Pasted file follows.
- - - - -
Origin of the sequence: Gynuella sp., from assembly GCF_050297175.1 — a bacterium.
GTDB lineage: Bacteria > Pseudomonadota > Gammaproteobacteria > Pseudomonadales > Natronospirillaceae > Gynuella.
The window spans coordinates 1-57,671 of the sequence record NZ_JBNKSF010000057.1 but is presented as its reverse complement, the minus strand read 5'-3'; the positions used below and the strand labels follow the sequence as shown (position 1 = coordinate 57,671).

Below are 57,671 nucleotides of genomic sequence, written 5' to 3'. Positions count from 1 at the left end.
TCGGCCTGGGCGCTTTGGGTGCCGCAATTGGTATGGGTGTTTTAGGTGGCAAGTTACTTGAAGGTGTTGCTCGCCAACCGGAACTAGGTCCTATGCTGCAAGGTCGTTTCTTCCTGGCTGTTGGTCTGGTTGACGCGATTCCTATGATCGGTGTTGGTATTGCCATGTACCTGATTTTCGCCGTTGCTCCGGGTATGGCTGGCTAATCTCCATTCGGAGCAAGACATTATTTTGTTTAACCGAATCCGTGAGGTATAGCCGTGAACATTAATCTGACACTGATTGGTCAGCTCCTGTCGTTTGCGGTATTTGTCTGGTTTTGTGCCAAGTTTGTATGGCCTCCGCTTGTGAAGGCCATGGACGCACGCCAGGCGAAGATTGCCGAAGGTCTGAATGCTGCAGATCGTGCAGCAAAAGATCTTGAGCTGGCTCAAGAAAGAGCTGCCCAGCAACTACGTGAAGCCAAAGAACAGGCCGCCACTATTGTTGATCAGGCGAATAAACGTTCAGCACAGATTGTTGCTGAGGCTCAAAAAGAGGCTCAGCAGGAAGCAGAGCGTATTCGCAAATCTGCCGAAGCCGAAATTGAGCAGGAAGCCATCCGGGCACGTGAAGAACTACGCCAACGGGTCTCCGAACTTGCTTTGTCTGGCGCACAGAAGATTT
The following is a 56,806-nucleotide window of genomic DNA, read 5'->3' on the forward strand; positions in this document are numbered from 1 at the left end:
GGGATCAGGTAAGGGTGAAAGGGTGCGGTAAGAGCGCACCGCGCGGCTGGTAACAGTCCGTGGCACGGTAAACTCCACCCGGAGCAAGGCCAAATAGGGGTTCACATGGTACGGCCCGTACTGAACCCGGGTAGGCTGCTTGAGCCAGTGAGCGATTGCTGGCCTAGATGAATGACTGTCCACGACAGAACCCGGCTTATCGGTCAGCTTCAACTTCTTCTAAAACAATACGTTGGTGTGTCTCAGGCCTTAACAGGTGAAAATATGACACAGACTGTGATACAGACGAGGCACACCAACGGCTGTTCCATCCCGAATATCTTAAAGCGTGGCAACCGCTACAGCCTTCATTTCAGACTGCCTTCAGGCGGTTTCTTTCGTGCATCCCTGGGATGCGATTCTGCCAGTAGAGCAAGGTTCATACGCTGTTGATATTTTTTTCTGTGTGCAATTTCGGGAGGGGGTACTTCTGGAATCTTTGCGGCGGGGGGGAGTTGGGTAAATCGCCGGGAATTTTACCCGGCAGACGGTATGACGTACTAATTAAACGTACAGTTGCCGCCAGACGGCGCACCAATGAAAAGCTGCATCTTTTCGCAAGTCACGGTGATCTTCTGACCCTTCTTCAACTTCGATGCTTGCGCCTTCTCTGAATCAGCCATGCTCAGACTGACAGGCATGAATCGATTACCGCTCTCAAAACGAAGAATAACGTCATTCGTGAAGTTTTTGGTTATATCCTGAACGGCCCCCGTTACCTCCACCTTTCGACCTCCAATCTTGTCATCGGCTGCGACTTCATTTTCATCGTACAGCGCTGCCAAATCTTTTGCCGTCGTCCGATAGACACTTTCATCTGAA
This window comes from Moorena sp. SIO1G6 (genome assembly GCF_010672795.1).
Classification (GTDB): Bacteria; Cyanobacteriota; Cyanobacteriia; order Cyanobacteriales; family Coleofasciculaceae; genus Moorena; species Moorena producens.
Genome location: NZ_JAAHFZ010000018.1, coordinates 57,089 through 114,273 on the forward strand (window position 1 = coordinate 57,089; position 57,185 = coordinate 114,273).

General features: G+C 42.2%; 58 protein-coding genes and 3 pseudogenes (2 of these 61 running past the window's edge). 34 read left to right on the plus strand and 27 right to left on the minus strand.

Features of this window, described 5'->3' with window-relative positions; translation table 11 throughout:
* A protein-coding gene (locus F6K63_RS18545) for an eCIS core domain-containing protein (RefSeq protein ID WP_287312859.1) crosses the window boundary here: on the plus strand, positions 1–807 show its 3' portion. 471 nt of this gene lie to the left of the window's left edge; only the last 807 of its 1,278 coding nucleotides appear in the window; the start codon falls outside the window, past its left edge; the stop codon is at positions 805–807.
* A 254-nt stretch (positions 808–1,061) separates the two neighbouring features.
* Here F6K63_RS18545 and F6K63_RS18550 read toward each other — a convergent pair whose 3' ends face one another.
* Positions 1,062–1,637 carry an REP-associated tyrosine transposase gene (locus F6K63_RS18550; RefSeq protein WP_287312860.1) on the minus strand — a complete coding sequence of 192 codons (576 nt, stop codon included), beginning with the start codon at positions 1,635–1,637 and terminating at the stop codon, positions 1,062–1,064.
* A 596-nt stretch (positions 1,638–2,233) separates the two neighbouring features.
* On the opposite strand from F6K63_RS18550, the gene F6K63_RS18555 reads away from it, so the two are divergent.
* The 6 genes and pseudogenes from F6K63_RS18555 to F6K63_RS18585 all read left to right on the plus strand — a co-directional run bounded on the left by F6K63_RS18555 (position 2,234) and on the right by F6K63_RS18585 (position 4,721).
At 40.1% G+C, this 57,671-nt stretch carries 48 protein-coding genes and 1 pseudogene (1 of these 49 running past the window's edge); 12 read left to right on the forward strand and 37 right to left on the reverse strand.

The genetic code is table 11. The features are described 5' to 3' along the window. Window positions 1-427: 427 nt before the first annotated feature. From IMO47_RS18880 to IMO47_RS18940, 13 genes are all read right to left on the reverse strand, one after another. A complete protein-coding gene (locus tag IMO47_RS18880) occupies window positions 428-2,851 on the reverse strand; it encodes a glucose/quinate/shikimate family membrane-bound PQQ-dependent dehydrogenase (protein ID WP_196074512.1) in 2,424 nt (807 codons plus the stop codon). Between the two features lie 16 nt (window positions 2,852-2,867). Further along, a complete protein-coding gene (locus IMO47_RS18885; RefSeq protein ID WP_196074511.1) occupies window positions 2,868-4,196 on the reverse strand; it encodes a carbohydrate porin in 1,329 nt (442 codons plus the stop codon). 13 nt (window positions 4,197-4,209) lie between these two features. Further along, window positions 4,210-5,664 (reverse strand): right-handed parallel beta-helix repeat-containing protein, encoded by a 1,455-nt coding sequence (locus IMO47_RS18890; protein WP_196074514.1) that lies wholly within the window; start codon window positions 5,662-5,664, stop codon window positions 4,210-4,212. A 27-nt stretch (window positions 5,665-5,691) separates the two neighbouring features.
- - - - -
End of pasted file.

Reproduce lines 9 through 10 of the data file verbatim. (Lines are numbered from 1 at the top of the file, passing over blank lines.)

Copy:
Classification (GTDB): Bacteria; Cyanobacteriota; Cyanobacteriia; order Cyanobacteriales; family Coleofasciculaceae; genus Moorena; species Moorena producens.
Genome location: NZ_JAAHFZ010000018.1, coordinates 57,089 through 114,273 on the forward strand (window position 1 = coordinate 57,089; position 57,185 = coordinate 114,273).